Knowledge Sysems in the Brain

F. Frank LeFever flefever at
Thu Nov 19 22:49:30 EST 1998


                     Elizabeth K. Warrington, Ph.D.                 
            Dementia Research Group, National Hospital for
            Neurology and Neurosurgery, Queen Square, London

                    6:00 pm, Monday, November 30, 1998
                     The New York Academy of Sciences
                      2 East 63rd St., New York City

Neuropsychological studies of knowledge systems have brought to light
some unexpected principles of organization.  Evidence for both modality
and category specificity will be presented.  It will be argued that
there are independent verbal and visual knowledge bases sub-served by
left temporal lobe structures.

Furthermore it will be argued that both these knowledge bases are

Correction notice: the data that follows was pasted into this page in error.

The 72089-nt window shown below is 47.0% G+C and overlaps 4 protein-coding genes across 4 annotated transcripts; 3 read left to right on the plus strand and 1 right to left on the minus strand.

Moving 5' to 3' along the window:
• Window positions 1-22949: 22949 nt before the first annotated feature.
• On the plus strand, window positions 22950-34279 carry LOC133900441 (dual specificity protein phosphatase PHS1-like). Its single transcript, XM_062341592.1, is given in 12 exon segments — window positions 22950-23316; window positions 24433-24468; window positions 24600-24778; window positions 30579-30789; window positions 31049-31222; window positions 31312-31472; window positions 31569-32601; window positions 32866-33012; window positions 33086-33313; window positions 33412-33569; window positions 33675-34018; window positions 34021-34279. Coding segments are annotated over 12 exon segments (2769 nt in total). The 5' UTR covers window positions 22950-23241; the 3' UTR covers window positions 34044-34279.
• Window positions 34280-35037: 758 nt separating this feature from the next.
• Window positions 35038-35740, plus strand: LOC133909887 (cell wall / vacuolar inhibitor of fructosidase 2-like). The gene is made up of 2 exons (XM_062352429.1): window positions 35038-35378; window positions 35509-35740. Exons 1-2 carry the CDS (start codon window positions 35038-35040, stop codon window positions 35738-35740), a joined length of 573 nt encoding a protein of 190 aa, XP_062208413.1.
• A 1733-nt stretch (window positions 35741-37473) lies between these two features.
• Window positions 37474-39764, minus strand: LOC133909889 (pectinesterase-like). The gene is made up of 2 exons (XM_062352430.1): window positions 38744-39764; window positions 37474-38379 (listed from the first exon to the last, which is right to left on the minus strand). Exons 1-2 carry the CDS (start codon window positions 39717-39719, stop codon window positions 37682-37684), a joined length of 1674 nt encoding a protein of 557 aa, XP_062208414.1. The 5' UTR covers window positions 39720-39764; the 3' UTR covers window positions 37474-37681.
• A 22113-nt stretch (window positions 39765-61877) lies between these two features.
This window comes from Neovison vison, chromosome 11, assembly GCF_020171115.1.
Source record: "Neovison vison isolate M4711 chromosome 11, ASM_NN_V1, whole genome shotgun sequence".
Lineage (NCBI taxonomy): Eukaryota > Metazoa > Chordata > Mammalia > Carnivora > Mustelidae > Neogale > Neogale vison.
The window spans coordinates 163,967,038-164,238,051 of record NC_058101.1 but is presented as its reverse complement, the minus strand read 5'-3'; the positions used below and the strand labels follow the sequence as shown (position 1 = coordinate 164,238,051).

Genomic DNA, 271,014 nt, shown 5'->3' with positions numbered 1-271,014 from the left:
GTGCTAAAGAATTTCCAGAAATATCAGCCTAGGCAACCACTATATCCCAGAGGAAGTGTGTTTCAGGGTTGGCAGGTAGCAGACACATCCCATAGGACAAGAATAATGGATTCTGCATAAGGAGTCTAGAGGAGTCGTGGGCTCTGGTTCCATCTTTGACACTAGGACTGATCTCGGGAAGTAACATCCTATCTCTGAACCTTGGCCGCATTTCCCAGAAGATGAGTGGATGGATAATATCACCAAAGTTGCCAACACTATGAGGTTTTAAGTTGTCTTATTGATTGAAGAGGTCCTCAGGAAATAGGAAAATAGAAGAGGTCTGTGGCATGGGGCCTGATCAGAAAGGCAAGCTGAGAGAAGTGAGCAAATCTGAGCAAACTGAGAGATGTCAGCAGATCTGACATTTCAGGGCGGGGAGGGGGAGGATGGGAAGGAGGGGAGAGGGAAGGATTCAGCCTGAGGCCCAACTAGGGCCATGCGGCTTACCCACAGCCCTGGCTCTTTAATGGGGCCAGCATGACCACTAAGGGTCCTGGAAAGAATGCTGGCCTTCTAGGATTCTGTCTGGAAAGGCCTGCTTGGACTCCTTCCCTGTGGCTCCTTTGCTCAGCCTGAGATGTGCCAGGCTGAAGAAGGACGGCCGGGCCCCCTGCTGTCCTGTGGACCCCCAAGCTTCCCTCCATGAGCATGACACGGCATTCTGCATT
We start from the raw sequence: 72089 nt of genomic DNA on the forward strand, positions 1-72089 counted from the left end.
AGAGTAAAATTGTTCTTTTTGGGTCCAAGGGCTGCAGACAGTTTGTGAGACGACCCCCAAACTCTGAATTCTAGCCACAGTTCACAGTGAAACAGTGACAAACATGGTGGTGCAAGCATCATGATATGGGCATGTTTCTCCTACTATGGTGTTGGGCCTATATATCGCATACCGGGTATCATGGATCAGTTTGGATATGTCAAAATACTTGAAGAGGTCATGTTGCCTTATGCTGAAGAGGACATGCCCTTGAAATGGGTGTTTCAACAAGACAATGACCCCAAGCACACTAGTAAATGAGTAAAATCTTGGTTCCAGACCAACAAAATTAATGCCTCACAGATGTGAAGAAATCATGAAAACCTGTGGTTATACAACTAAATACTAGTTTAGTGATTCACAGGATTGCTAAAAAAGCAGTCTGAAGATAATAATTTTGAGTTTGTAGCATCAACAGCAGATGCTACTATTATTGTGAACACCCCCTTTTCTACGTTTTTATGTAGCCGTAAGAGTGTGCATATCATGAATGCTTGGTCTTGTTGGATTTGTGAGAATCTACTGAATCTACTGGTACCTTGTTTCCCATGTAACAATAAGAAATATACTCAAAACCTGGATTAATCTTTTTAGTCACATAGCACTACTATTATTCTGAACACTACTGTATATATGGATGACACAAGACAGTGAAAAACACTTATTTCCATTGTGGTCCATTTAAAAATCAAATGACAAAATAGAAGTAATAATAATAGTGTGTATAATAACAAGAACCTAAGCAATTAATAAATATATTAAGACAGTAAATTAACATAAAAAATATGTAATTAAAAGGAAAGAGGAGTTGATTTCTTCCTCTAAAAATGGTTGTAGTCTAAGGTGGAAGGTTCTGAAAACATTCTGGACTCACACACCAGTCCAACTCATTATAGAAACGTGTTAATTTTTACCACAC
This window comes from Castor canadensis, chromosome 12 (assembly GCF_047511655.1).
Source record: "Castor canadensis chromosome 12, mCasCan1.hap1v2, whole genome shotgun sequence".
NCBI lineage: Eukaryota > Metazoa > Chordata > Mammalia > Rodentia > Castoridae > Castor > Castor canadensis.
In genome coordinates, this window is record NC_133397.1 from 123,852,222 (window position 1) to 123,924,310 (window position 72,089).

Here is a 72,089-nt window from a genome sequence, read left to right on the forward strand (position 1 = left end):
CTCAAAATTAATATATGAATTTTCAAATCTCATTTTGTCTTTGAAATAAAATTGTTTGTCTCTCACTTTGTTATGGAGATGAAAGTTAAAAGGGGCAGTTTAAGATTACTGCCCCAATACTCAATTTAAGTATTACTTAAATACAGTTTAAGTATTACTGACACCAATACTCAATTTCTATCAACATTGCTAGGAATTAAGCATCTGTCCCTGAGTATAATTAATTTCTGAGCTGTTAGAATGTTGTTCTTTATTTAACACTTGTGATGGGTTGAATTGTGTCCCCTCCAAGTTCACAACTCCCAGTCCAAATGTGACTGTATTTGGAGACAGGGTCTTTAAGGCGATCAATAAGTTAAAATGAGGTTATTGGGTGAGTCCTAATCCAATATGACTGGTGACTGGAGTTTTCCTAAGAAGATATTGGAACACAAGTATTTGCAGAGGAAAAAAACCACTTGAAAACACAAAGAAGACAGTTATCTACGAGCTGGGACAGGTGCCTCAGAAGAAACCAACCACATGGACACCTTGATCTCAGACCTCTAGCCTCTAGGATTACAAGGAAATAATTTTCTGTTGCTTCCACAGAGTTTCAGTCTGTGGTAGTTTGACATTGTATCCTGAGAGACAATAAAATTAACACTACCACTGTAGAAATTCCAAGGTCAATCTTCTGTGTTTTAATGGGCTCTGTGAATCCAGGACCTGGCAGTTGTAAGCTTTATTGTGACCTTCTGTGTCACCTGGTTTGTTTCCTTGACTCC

categorical in their organizzaztion.  Specifically a patient with loss
of knowledge of the category "living things" confined to the verbal 
domain and a patient with loss of knowledge of the category "inanimate
artefacts" confined to the visual domain will be described.

Patients in whom a modality by category interaction can be demonstrated
are of particular significance for theoretical models of knowledge
systems in the brain.

              This is the New York Neuropsychology Group's
              annual "supper" meeting; a joint meeting with 
              the Psychology Section and the Linguistic Section
              of The New York Academy of Sciences.

           The lecture begins at 6:00 pm, is free, and open to all.

           Reception and supper which follow at 7:30 pm are optional,
           and require reservations by Nov. 27 (Friday).
           Contact Bruce Soffer (212) 838-0230, ext. 426
                   bsoffer at
           Academy members $22, others $27.  STUDENTS $11.

For NYNG info: F. Frank LeFever, Ph.D.
               FAX (914) 786-4978 (voice 786-4110)
               flefever at

NYNG webpage:

Academy webpage: 

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